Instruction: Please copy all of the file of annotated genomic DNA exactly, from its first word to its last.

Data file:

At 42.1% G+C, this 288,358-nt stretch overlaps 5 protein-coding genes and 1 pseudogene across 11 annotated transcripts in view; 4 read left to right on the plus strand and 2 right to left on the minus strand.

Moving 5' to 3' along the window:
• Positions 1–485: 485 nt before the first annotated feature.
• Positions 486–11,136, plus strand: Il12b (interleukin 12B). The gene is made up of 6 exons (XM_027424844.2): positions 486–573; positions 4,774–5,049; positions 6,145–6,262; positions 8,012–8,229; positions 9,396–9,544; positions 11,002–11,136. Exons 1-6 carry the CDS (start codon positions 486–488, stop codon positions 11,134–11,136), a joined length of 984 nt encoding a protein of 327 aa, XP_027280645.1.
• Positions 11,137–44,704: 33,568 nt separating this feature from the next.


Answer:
At 42.1% G+C, this 288,358-nt stretch overlaps 5 protein-coding genes and 1 pseudogene across 11 annotated transcripts in view; 4 read left to right on the plus strand and 2 right to left on the minus strand.

Moving 5' to 3' along the window:
• Positions 1–485: 485 nt before the first annotated feature.
• Positions 486–11,136, plus strand: Il12b (interleukin 12B). The gene is made up of 6 exons (XM_027424844.2): positions 486–573; positions 4,774–5,049; positions 6,145–6,262; positions 8,012–8,229; positions 9,396–9,544; positions 11,002–11,136. Exons 1-6 carry the CDS (start codon positions 486–488, stop codon positions 11,134–11,136), a joined length of 984 nt encoding a protein of 327 aa, XP_027280645.1.
• Positions 11,137–44,704: 33,568 nt separating this feature from the next.